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Pennsylvania eliminates tax on family inheritance of small business interests

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Pennsylvania imposes an inheritance death tax on assets inherited by children and other non-spouse family members. The inheritance tax rates range from 4.5% to 15%.

Last year, Pennsylvania eliminated the tax on the inheritance of agricultural real estate by family members, provided the property continues to be devoted to agriculture for a period of 7 years. See my earlier article: Pennsylvania eliminates tax on inheritance of family farms if law’s conditions are met.

This year, Pennsylvania is eliminating the inheritance tax for small businesses that remain in the family. Act 52 of 2013 (HB 465), signed into law by the Governor on July 9, contains the new exemption.

Act 52 adds Section 2111(t) to the Pennsylvania Tax Reform Code to exempt the following transfers at death from PA inheritance tax:

(1) A transfer of a qualified family-owned business interest to one or more qualified transferees is exempt from inheritance tax, if the qualified family-owned business interest:

(i) continues to be owned by a qualified transferee for a minimum of seven years after the decedent’s date of death; and

(ii) is reported on a timely filed inheritance tax return.

What is a Qualified Family-Owned Business Interest?

Act 52 defines a “Qualified family-owned business interest” as follows:

(i) an interest as a proprietor in a trade or business carried on as a proprietorship, if the proprietorship has fewer than fifty full-time equivalent employees as of the date of the decedent’s death, the proprietorship has a net book value of assets totaling less than five million dollars ($5,000,000) as of the date of the decedent’s death, and has been in existence for five years prior to the date the decedent’s death; or

(ii) an interest in an entity carrying on a trade or business, if:

(A) the entity has fewer than fifty full time equivalent employees as of the date of the decedent’s death;

(B) the entity has a net book value of assets totaling less than five million dollars ($5,000,000) as of the date of the decedent’s death;

(C) as of the date of decedent’s death, the entity is wholly owned by the decedent or by the decedent and members of the decedent’s family that meet the definition of a qualified transferee;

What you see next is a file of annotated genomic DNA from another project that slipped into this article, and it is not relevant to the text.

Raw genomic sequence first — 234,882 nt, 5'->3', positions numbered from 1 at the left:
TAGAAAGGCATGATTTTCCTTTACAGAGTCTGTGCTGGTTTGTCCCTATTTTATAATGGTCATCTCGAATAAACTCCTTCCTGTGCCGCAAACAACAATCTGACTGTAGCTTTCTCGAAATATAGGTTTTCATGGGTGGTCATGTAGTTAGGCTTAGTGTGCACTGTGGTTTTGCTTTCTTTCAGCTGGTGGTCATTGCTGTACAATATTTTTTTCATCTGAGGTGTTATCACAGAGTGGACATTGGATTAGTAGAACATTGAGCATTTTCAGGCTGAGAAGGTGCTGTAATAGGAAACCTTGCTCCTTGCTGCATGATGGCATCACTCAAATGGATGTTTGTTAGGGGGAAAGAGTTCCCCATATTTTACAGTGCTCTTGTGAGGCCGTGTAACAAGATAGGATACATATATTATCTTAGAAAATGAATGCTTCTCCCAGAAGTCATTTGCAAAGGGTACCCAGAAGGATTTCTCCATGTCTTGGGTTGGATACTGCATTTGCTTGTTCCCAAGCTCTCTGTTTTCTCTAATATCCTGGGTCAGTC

(D) the entity is engaged in a trade or business the principal purpose of which is not the management of investments or income-producing assets owned by the entity; and

(E) the entity has been in existence for five years prior to the decedent’s date of death. 

Who are Qualified Transferees?

Act 52 defines “qualified transferee” as a decedents:

(i) husband or wife; 

(ii) lineal descendants; 

(iii) siblings and the sibling’s lineal descendants; and 

(iv) ancestors and the ancestor’s siblings.

Act 52 does not define the terms “lineal descendants” and “siblings” but the terms are elsewhere defined in the inheritance tax law as follows:

 “Lineal descendants.” All children of the natural parents and their descendants, whether or not they have been adopted by others, adopted descendants and their descendants and stepdescendants.

“Sibling.” An individual who has at least one parent in common with the decedent, whether by blood or by adoption.  

72 P.S.§ 9102

Losing the Exemption

A qualified family-owned business interest that was exempted from inheritance tax will lose the exemption if it is no longer owned by a qualified transferee at any time within seven years after the decedent’s date of death . In that event, the inheritance tax plus interest is due.

Each year for seven years owners of a qualified family-owned business interest exempted from inheritance tax are required to file a certification that the qualified family-owned business interest continues to be owned by a qualified transferee. A form is to be prepared by the Department of Revenue for this purpose. Owners must notify the Department within thirty days of any transaction or occurrence causing the qualified family-owned business interest to fail to qualify for the exemption. A failure to comply with the certification or notification requirements results in the loss of the exemption.

Rationale

Proponents of the new exemption argued that the Pennsylvania inheritance tax inflicts “an especially disruptive and destructive burden on family-owned businesses. The transfer of productive business assets at death often results in the sudden need to liquidate essential business resources (or sometimes the entire business) to raise the cash necessary to pay the tax bill, all at a time when the business and its employees are most vulnerable, in the aftermath of the death of a principal owner.” (Memo by Representative Stephen Bloom in regard to similar legislation – The provisions of Act 52 are similar to, but do vary, from those that were contained in Rep. Bloom’s House Bill 48 of 2013, which he referred to as the “Mom and Pop Shop Death Tax Elimination” legislation].

The House Committee on Appropriations estimates that the new inheritance tax small business exclusion will cost Pennsylvania $3,800,000 in lost tax revenues in the 2013-2014 fiscal year.

It appears that the exemption takes effect immediately (July 9, 2013) and should apply to the estates of decedents dying on or after that date. (See Act 52 Section 44(6)).